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MSK Mentioned in Phillie Phanatic Media Coverage

PhillyVoice, NBC Sports Philadelphia, ESPN, Philadelphia Business Journal, Law360, Bloomberg Law, USA Today
February 25, 2020

MSK was mentioned in recent media coverage surrounding the Phillie Phanatic as a legal matter develops concerning its copyright ownership. The firm was named for representing Bonnie Erickson and Wayde Harrison, who created the mascot in the 1970s, in the article "Phillie Phanatic creators issue statement blasting team's 'new' mascot," (published by PhillyVoice). The firm was also mentioned in the related Law360 article, "Phanatic Creators Slam Team's Mascot Redesign Amid IP Suit." Both articles were published on February 25, 2020. 

While the Phillies believe they have full ownership rights of the Phanatic's likeness in perpetuity, creators Harrison and Erickson believe they still have the rights to cancel the current agreement. In a statement prepared by MSK, Harrison and Erickson call the the changes "an affront to our intellectual property rights."

MSK partners Eric Schwartz, Matthew Williams and Paul Montclare represent the creators in the matter. The MSK team also includes Leo Lichtman and Elaine Nguyen. This story received widespread media attention and was also covered by NBC Sports Philadelphia, ESPN, Philadelphia Business Journal, Bloomberg Law, and USA Today.

From PhillyVoice (February 25, 2020):

"The Phillies received a notice of termination in 2018 from Harrison/Erickson Inc., the New York-based creative company that the organization hired to design the Phanatic in the mid-1970s. Harrison/Erickson claimed that they created the copyrighted character of the Phanatic and retained the right to terminate the contract if the Phillies and the company didn't reach a new agreement by June 15, 2020.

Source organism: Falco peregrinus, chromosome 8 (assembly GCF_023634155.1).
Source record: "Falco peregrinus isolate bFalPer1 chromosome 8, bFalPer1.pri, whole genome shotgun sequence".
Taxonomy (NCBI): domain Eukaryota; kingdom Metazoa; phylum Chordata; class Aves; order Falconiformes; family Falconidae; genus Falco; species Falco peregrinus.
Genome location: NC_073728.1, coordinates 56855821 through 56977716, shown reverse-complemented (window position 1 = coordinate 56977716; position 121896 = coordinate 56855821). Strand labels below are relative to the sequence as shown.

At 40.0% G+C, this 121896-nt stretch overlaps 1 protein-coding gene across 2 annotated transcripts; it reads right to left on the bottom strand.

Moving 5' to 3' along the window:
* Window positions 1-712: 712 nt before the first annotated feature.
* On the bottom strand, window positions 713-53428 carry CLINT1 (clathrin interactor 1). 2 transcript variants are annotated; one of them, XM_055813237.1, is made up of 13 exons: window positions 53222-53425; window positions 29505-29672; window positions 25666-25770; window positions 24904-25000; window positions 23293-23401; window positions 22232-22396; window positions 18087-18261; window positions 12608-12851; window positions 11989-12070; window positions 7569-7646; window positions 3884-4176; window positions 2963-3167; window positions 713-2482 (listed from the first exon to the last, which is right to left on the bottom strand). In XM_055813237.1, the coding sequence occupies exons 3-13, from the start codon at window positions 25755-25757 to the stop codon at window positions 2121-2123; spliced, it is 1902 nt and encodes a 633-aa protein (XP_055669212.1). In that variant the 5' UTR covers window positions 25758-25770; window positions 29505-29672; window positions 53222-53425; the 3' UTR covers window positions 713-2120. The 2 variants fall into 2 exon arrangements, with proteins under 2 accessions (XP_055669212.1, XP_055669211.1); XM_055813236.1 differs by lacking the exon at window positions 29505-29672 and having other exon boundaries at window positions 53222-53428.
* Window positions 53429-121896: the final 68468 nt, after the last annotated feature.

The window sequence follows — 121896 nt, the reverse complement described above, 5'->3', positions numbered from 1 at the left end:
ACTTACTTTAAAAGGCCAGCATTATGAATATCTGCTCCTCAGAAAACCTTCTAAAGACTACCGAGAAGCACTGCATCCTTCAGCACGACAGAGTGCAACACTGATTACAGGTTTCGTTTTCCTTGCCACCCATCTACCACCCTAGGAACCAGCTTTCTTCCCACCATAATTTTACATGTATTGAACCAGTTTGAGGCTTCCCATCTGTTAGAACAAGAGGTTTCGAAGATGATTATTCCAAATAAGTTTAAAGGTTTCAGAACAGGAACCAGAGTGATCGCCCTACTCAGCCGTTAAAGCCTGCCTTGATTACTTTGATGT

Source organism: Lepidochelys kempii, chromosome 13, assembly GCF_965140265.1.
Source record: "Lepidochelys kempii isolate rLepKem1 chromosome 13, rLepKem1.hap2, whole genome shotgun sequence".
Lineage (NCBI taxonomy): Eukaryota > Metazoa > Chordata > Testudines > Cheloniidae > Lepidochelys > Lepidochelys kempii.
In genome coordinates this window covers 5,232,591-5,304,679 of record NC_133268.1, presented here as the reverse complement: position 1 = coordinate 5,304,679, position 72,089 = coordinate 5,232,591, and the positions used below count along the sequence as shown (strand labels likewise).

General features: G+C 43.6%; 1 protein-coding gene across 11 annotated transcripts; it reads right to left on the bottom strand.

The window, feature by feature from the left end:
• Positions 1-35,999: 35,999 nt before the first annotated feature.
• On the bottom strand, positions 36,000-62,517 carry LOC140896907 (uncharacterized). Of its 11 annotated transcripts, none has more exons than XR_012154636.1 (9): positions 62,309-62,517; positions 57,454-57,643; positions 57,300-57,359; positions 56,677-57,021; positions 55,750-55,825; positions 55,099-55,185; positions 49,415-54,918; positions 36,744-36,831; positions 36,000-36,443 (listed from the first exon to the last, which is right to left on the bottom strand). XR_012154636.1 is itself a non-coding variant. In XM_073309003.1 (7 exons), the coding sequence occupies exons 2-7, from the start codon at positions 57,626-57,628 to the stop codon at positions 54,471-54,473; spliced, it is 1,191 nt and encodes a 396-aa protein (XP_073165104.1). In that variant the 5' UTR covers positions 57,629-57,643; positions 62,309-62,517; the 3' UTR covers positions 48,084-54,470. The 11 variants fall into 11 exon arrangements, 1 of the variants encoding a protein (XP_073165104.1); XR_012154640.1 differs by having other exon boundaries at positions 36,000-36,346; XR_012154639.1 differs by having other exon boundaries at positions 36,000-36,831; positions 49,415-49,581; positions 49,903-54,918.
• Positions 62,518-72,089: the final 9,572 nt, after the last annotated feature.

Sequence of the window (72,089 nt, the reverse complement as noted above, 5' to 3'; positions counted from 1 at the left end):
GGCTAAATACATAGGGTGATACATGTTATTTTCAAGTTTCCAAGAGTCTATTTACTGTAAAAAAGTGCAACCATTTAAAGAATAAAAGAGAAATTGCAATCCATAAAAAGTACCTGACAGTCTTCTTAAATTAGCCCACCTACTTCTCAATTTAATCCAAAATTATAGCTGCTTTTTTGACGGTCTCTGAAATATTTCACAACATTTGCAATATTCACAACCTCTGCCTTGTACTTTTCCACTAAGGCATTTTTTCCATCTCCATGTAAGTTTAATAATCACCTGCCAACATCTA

The Phillies responded last June by filing a lawsuit against Harrison/Erickson and argued that a 1984 renegotiation with the company transferred these rights "forever." The team has also pointed to its role in creating the character and personality of the Phanatic, not just the costume.

Artists are allowed by federal law to renegotiate their rights after 35 years, but the Phillies believe some minor changes to the costume will put an end to Harrison/Erickson's legal argument.

Unfortunately for the Phillies, the 'new' Phanatic had the exact opposite effect as they were intending.

On Tuesday, the creators, who are represented by Mitchell Silberberg & Knupp LLP, released a statement expressing their dismay at what the Phillies considered to be sufficient changes.

'The Phillies lack of good faith in negotiating for an extension of the copyright assignment for the Phillie Phanatic is disappointing,' said Wayde Harrison. 'But the unveiling of the so-called "new" Phanatic on Sunday is an affront to our intellectual property rights and to Phillies fans everywhere.'"

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